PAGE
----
|by slightlyblurred via Flickr|
Periods of a lot of change have always caused me to grow reflective and, predictably, I've been in a rather pensive mood lately due to the shift in the nature of my new relationship. His move has got me thinking about what, if anything, is keeping me on the west coast and if I'm doing what I'm supposed to be doing with my life. I have these desires to promote my dad's artwork and to write, but I've done very little of either one and perhaps now is the time to devote attention to them. If I never really try, I'll never really now if they will give me the sense of fulfillment I think or at least hope they will. So, here I am, writing.
I discovered that keeping up with this blog has been easier if I challenge myself to do something and write about the experience, giving me that extra boost of motivation that I usually need to get through the life projects that speak to me. With that in mind, I came across the SNAP Challenge on one of the food blogs I follow, Budget Bytes.
What is the SNAP Challenge, you ask? It's a challenge to eat on $4.50 a day (or $31.50 a week), which is the allotment Supplemental Nutrition Assistance Program (SNAP) participants receive. The challenge raises awareness for the cost of food and how difficult it can be to provide enough food for yourself (and potentially a family) to combat hunger. Why am I interested in participating in this challenge? A few reasons:
- First, a rather selfish one. I tend to keep a pretty close eye on my finances in general, but I have a few extra expenses to pay for (plane tickets, vet bills) that require some extra budgeting on my part. Doing a challenge like this will help to ensure I keep my food expenses low.
- While my mother did not receive food stamps while I was a child, she did everything she could to spend very little on food. This was partially due to her low income, but also because her hoarding tendencies made her and continues to make her a rather cheap person. Additionally, my mother hoarded food and so we always had a full fridge, but one that was full of rotten food. There's little worse than looking through a fridge full of rotten food when you're hungry and trying to find something suitable to eat.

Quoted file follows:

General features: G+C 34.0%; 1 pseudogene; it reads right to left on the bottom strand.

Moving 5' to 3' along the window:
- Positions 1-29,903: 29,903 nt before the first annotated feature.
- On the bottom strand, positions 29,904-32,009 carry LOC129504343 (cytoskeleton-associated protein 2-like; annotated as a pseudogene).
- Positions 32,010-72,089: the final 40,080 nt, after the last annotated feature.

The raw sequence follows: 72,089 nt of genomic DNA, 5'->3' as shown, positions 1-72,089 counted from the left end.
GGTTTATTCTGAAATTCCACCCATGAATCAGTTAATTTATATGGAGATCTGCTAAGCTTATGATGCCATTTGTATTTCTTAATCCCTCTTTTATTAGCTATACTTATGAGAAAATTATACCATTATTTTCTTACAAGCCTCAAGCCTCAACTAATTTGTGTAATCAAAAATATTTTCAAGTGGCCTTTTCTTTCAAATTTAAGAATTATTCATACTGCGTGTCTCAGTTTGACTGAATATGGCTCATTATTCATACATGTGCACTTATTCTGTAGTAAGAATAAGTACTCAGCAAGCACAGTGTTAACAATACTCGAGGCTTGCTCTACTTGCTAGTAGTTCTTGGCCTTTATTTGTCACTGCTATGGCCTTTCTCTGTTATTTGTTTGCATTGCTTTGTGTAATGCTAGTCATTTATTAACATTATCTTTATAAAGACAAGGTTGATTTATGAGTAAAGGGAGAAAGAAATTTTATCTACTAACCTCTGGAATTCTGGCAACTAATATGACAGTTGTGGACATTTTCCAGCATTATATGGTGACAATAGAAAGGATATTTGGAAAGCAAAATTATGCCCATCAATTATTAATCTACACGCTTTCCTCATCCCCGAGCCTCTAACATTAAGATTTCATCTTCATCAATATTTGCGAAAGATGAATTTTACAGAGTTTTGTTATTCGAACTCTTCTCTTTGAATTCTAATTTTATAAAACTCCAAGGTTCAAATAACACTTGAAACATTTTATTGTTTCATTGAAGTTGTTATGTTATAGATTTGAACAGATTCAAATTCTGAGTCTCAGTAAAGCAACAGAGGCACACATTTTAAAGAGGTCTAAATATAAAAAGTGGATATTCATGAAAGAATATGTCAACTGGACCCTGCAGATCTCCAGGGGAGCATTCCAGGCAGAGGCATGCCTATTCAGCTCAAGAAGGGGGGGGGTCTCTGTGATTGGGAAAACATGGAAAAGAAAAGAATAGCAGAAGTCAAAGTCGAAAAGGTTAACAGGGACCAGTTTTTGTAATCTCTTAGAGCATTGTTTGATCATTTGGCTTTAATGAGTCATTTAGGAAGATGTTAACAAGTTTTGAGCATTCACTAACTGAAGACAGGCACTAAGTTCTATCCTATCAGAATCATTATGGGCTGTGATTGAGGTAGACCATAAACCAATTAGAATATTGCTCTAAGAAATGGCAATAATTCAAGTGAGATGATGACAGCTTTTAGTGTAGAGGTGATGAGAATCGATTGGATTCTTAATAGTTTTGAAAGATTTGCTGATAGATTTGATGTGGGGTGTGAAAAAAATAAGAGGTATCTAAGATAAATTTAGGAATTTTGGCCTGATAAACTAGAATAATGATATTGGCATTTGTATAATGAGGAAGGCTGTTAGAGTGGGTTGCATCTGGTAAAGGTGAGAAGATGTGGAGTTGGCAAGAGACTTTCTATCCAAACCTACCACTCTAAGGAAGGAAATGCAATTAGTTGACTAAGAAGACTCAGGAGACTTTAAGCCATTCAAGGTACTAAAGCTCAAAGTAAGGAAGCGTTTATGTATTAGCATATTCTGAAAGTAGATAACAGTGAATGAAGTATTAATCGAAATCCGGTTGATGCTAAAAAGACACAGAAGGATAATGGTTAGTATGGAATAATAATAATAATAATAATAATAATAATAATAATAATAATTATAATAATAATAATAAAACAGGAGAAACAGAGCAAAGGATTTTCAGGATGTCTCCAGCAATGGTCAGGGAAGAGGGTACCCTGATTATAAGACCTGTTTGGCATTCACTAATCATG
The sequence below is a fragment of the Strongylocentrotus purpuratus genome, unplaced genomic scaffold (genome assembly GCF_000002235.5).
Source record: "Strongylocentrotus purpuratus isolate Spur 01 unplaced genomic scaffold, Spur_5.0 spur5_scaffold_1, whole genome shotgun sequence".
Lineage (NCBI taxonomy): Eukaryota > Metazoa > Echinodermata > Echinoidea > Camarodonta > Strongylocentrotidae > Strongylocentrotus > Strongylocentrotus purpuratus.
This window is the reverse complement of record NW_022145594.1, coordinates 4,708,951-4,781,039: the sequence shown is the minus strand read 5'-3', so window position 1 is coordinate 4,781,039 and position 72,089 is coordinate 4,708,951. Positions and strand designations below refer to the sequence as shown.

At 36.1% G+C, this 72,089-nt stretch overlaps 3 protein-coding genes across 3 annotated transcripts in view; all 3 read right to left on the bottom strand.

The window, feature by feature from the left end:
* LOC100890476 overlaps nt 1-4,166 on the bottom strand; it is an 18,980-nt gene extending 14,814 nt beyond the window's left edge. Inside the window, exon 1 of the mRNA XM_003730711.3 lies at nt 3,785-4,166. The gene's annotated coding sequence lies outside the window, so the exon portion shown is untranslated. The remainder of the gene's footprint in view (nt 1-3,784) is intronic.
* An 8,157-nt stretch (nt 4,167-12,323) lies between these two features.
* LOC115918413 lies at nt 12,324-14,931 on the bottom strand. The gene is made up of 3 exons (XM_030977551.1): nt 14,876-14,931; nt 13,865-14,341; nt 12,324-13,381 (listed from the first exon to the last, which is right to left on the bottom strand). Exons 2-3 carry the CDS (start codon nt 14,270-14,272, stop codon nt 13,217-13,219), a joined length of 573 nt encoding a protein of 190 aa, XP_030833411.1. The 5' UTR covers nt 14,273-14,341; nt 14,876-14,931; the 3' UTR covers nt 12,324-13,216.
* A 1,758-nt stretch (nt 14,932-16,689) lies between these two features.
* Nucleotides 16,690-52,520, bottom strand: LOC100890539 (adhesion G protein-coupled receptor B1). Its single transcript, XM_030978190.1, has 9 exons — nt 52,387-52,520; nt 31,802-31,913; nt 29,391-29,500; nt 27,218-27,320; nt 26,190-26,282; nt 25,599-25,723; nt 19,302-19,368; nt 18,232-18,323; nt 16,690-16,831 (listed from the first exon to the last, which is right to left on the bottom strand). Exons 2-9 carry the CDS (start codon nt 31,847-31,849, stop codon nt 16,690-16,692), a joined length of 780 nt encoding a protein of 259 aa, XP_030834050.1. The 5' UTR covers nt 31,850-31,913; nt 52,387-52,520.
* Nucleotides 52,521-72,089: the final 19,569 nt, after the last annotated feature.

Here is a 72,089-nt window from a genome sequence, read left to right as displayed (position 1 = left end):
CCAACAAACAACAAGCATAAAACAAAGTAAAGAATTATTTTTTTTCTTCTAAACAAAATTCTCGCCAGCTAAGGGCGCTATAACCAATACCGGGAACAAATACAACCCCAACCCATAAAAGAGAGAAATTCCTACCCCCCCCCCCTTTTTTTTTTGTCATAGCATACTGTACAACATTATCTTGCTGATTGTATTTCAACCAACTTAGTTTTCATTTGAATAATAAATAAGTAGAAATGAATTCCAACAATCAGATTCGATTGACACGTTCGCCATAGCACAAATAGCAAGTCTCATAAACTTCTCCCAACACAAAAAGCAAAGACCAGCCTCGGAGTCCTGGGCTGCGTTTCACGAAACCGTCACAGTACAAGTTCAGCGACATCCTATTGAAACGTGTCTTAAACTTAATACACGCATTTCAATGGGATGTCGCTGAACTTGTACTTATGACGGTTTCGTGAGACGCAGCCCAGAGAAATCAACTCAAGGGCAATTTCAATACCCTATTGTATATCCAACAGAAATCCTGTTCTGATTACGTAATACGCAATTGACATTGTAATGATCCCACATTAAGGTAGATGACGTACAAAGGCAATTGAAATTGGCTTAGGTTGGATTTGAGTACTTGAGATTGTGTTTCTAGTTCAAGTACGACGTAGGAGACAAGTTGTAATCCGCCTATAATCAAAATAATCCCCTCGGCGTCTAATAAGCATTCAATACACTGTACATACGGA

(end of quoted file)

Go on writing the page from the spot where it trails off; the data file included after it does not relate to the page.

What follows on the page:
- I thought this challenge would give me an opportunity to talk about some of the few positive things I was able to glean from living in my mother's hoard. Because of my experiences, I hate to see food go to waste and so I have developed some good methods to use up all of the food I buy. Some of my mom's frugality rubbed off on me and so I have also gotten rather good at keeping my food expenses low (within reason- I am adamant about staying well out of the realm of my mother's cheapness). I think it'll be nice to balance out a lot of the negativity written about my mother and my childhood experiences with some of the positive I got out of it all.
Like Beth at Budget Bytes, I will also do the challenge for a month instead of just a week. One of the "rules" is to not use what you already have, but I think that is unrealistic and would be wasteful on my part (why would I buy a dozen eggs and let the eggs I have go bad?). Using what you have is a big part of eating on a budget, so I'm throwing that rule out. Additionally, I previously agreed to take two of my neighbors out to dinner as a thank you for them cat sitting for me while I was out of town. I'm not going to shirk that gesture because of this challenge. I very rarely eat out by myself (and as part of this challenge, will not eat out by myself at all for this month), but do go out to eat with friends every once in awhile. I'm going to look at these invitations on a case by case basis. Because I tend to think of these types of interactions as an investment in the friendships I have and less of a ding to my food budget, I expect I will eat out a few times during the next month.
I tend to spend in the range of $30-40 a week on groceries, so I'm curious to see if I will find this challenge difficult. Stay tuned for my post on how I did during my first grocery shopping trip and the meals I have planned for week one.